[Resisting] a more powerful opponent will result in your defeat, whilst adjusting to and evading your opponent’s attack will cause him to lose his balance, his power will be reduced, and you will defeat him. This can apply whatever the relative values of power, thus making it possible for weaker opponents to beat significantly stronger ones.
Kano’s theory was called “jū yoku gō o seisu” or “gentleness controls hardness”. My friend Blaine once told me something similar, while gently reminding me not to be so mechanical…
Machines fight and then break in conflict. Humans flex and grow.
There is a way in which we can bow up to circumstance, fight against change, strive for our ideas of what should and should not be. And often it is necessary to stand your ground for deeply held beliefs. But in my case, had I bucked authority in mid-2012, or fled to another job, I would have failed to achieve the objectives I put to paper at the beginning of that year.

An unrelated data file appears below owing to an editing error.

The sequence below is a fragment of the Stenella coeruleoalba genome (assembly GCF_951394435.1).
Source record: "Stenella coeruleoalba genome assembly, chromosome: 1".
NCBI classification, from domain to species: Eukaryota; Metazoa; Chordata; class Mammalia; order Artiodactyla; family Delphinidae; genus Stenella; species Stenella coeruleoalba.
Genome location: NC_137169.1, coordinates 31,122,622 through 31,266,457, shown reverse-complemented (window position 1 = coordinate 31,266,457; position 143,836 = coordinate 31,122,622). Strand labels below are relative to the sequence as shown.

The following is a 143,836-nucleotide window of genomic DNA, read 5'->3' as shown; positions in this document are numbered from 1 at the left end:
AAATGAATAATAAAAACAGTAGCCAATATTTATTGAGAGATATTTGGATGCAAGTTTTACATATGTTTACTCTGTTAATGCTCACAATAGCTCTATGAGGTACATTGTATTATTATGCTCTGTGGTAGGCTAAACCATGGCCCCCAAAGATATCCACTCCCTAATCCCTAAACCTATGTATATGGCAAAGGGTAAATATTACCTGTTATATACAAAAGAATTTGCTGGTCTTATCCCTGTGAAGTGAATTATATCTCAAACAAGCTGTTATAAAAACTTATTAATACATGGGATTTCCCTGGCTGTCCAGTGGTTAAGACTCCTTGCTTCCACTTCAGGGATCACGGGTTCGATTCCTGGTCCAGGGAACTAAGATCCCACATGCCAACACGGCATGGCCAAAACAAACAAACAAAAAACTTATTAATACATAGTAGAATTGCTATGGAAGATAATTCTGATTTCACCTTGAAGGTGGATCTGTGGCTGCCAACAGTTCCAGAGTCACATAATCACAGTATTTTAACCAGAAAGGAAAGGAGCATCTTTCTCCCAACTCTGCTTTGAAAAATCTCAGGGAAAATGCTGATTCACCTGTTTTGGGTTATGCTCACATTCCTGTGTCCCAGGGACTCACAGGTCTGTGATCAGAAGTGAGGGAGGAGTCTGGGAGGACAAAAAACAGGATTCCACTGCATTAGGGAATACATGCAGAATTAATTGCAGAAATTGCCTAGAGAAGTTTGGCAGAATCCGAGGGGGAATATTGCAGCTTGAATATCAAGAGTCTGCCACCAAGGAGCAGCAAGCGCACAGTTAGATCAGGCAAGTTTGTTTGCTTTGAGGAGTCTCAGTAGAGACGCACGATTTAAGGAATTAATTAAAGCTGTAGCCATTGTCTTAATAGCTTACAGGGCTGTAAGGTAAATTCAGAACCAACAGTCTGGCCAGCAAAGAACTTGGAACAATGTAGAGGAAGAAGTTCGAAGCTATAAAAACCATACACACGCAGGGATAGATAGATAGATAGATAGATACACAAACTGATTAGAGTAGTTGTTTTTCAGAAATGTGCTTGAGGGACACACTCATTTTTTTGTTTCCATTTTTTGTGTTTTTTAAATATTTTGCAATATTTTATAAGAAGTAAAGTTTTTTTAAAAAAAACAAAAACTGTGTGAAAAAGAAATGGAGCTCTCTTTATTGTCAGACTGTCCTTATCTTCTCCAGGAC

If I had adopted a rigid stance, sure of myself, angry at the world, I would have fought, broke, and, ultimately, lost. I would have sacrificed my mission because I was unwilling to alter my tactics. Focused on the moment, and forgotten the endgame.
But in adjusting, in stewarding the tension and forces confronting me, and in being willing to flex, change, pivot, and grow, there is much freedom.
And, it turns out, much victory.
Getting big things done would be easy if not for having to manage people, right? But you can’t pull off big things without great people. Teams move big missions forward, not individuals.
This means your people are more important than your calendar. Your people are more important than your action items. Your people are more important than your bottomline.
Why aren’t you investing more time in them? Because it takes time and effort? Invest now and reap the benefit later. If you’re so busy you can’t personally acknowledge the people you’re working with, you’re too busy doing too much that doesn’t matter. Value and respect your team enough to plan and schedule time with them*.
*Managing by walking around doesn’t count. You’re just interrupting people trying to get stuff done.
Mrs. Blankenship surprised me a few months back with date night tickets to see Herbie Hancock in concert. I spent a good portion of the evening occasionally reading over the shoulder of a gentleman in front of me as he carefully, confidently typed an exhaustively venomous email to a friend about the show.